As he led his friends through a portal, Felix said, “Close your eyes and follow me!”

Scorch, the forever impatient one, said, “But why should we close our eyes? Wherever you are taking us, I hope we get there soon.”

“We are going to Rambouillet, a small town in France, to see something magnificent. Oh, we’re here,” said Felix, “You can open your eyes now.”

Orak, Scorch, and Verum opened their eyes. The sight that met them was otherworldly. A beautiful, tree-lined road was basking in a soft bluish glow. The light was unlike anything they had ever seen.

“Whoa,” said Orak, “Where are we? What is this? It looks magical!”

“We are at Place André Thomé et Jacqueline Thomé-Patenôtre,” replied Felix, “What you see is a new take on public lights by a company called Glowee.”

“Yeah, but what is this light made up of?” said Verum.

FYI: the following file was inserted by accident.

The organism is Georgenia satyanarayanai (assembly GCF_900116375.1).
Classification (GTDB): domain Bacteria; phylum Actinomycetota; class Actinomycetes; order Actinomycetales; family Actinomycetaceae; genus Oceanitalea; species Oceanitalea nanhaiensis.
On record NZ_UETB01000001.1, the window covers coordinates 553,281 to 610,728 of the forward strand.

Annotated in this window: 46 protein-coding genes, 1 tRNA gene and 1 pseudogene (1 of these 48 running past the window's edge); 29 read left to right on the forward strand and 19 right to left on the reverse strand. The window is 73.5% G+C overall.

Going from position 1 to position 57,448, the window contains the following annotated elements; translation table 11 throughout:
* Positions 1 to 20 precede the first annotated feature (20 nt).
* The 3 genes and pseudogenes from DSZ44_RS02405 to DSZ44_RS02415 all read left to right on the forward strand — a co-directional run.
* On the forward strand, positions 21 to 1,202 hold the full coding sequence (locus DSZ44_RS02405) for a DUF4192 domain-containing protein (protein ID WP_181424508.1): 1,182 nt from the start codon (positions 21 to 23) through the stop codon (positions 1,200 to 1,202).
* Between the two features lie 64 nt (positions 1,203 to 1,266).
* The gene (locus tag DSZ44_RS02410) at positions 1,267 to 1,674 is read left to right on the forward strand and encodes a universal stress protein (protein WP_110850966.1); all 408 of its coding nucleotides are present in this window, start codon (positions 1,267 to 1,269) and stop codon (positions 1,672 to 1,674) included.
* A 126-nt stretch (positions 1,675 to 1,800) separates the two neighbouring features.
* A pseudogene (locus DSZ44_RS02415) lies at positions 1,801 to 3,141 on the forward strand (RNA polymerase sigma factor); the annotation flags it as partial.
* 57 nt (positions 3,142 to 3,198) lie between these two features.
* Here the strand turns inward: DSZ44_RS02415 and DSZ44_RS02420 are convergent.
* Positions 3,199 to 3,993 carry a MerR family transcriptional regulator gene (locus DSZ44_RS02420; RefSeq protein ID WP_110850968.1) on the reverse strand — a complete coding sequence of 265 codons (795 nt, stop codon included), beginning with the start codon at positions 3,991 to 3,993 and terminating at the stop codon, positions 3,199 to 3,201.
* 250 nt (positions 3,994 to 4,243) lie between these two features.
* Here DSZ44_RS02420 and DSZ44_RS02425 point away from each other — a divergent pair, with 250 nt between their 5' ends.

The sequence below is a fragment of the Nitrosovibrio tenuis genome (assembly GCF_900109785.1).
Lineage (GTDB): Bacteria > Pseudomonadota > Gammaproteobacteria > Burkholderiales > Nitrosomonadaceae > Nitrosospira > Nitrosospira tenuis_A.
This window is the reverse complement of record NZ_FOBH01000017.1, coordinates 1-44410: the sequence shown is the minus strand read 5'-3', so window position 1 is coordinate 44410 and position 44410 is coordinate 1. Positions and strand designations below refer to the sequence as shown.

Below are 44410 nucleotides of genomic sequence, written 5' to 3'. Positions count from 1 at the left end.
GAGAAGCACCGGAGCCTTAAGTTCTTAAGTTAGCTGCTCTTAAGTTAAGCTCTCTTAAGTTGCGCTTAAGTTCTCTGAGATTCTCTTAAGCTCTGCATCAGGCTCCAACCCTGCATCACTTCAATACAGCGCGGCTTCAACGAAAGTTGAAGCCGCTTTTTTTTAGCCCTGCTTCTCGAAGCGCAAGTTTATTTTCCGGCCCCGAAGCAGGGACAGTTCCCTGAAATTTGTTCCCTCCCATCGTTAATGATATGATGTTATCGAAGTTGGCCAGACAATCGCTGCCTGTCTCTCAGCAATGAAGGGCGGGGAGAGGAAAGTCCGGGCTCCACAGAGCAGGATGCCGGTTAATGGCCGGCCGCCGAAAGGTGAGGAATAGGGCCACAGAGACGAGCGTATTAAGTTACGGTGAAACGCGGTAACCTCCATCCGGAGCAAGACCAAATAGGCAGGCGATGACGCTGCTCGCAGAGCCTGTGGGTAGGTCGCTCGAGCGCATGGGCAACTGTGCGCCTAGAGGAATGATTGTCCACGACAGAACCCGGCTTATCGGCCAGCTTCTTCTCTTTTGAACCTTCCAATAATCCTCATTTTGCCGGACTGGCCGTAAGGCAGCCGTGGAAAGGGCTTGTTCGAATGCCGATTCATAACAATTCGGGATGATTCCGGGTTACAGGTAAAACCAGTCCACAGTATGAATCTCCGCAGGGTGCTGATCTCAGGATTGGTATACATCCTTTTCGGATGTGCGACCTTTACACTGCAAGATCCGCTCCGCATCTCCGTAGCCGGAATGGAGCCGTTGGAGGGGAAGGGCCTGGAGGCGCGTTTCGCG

“It is produced by bacteria through a process called bioluminescence,” said Felix, “Have you heard of fireflies? Do you know how chemical processes produce light inside their bodies? Well, it is a natural phenomenon called bioluminescence. It occurs in various plants and creatures, including 76% of the creatures found in the deep sea. The shades of color can differ from creature to creature.

Glowee, the company I was telling you about, thought what if we use this bioluminescence to light up our public spaces instead of electricity?

LED lights consume less energy than bulbs but they still need electricity supply. To produce electricity, fossil fuels are often used which is dangerous for the environment as we have all heard.

Glowee took some bioluminescent bacteria and experimented on them. They put it in cylindrical tubes and provided it with the necessary nutrients to keep on shining. And as the French say, voila!”

“That is fascinating,” said Orak, “But there is a catch. This light looks beautiful but it isn’t as bright as regular streetlights. That can’t be safe.”

“You’re right, Orak,” said Felix, “Glowee has a long way to go. They need to find a way to increase the bacteria’s luminosity. But it’s still an important test.”